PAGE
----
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  • Opossums!

    Friday, 26 Jun 21, approx. 10:10
    The BookKeeper just called me into the house to "Come look at this!" and there was a mama 'possum waddling across the front porch, with four babies cling to her back. My Catahoula hound went nuts as soon as she came into view, and briefly treed her under Mama's car, but then she waddled off into an adjoining property, and was lost to sight. By the time I grabbed my camera, she was around the corner and gone, so, sorry, no pictures.
    Usually, I would have killed her and all the 'possum pups, but since I learned that 'possums eat ticks, and I don't have any chickens, I let her walk.
    Do ya'll have 'possums in your country, and do you think they do more good than harm?
    Last edited by crm3006; 06-25-2021, 11:20 AM.

  • #2
    I pretty much let all the vermin go.
    Except skunks, armadillos, rats and mice.
    If I catch coons inside a farm structure, they're gone.
    A coon can tear up and s#¡t on more stuff in a week than you can clean up and repair in a year.
    Out in the wild, I leave 'em be.

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    • #3
      We have possums in Central New York. I don't think they do any harm. They probably raid the occasional grouse or turkey nest, but no more than the coons, skunks, and fishers. If they eat a lot of ticks, they're paying their dues.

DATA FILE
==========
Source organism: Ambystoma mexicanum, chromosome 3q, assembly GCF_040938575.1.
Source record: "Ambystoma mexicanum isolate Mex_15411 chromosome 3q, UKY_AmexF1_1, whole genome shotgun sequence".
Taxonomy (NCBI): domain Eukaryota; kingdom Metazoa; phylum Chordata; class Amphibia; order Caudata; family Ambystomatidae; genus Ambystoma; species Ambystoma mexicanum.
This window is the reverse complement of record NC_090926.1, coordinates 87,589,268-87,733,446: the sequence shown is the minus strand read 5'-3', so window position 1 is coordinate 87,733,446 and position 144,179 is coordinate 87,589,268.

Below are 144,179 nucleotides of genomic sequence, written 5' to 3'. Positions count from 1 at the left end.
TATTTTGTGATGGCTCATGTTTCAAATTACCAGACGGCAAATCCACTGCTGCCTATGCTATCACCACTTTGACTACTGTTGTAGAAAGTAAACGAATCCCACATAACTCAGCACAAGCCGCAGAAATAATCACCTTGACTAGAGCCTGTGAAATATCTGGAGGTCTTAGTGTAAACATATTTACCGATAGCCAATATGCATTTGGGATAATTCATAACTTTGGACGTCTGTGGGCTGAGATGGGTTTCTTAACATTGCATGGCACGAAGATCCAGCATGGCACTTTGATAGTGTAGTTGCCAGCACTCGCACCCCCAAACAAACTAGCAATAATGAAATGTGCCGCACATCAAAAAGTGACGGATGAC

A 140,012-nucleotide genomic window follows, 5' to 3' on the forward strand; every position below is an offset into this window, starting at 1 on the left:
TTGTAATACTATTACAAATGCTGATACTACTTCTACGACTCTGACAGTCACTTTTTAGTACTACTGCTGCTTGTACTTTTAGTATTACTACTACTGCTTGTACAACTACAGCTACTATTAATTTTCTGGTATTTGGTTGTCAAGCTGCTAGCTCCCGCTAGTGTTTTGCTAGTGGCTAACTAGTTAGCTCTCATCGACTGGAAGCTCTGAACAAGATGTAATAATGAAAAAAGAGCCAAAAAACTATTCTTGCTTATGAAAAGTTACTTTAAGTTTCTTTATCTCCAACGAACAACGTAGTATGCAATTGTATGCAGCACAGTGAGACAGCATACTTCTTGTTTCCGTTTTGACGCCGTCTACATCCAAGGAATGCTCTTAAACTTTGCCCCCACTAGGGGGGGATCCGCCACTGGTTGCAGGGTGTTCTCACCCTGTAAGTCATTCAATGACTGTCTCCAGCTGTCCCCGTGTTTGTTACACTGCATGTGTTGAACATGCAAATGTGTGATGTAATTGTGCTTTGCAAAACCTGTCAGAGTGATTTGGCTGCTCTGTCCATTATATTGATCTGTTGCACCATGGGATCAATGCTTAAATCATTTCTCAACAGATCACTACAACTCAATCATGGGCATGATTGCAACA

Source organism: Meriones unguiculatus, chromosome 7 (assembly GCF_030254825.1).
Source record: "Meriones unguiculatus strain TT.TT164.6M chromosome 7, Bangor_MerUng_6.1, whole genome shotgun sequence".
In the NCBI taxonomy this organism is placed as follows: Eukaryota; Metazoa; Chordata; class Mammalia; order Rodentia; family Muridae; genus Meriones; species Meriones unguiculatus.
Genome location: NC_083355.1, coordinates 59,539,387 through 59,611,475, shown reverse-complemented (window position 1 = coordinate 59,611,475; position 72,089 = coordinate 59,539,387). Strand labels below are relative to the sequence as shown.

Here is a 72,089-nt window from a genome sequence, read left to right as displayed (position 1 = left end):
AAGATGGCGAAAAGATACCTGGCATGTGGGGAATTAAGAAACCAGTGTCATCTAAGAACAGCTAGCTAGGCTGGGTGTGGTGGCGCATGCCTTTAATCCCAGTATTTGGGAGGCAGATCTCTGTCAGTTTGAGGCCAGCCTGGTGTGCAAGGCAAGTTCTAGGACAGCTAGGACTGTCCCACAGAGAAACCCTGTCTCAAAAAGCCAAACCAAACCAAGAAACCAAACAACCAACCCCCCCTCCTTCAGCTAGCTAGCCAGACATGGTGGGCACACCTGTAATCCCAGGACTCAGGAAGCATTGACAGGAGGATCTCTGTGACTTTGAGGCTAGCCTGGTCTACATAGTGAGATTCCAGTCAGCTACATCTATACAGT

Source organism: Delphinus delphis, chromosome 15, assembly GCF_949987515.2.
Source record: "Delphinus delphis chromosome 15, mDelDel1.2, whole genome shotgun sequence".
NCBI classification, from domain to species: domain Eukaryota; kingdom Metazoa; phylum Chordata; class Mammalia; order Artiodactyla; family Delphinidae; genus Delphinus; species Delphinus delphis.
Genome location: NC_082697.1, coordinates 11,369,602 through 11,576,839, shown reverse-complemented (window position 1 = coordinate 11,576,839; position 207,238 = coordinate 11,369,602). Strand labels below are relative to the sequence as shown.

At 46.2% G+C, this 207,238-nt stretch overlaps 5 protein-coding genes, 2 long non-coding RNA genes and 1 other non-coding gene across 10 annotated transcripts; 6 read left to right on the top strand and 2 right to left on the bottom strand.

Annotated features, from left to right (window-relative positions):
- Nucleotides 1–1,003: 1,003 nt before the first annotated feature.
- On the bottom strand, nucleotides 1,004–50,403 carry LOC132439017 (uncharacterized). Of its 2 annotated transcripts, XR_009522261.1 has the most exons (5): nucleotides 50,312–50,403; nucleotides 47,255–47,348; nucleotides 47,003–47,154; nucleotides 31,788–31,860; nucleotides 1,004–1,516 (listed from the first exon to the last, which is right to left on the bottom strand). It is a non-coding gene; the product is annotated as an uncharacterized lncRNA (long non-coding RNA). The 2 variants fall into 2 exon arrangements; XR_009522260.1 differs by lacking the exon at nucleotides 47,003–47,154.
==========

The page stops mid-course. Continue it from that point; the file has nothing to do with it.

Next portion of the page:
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      • #4
        Originally posted by FirstBubba View Post
        I pretty much let all the vermin go.
        Except skunks, armadillos, rats and mice.
        If I catch coons inside a farm structure, they're gone.
        A coon can tear up and s#¡t on more stuff in a week than you can clean up and repair in a year.
        Out in the wild, I leave 'em be.
        I treed a coon when I was out walking one night a couple weeks ago. About an hour before sunset. I heard some scrambling in the brush -- I was coming downhill into a beaver-pond crick bottom, thought maybe it was one of the beavers, when up the tree right in front of me goes a fair-sized coon. It only went up about fifteen feet, then sat there looking down at me as if to say, "Okay, now what?"

        Couple winters ago, I heard the most god-awful snarling and screeching in this stand of spruce trees. I thought a coyote was killing something, then I realized it was coming from up high. I went into the spruces and saw two huge raccoons up in the same tree. All of a sudden, they started coming down, with me only about twenty feet away. They hit the snow and ran off together. I don't think the noises I heard was fighting; I think coons are like cats when it comes to courtship.

        My uncles used to go coon-hunting at night but it's been years since I've heard of anyone who still does it.

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        • #5
          Originally posted by MattM37 View Post
          We have possums in Central New York. I don't think they do any harm. They probably raid the occasional grouse or turkey nest, but no more than the coons, skunks, and fishers. If they eat a lot of ticks, they're paying their dues.
          We have a pretty good turkey population here in OK.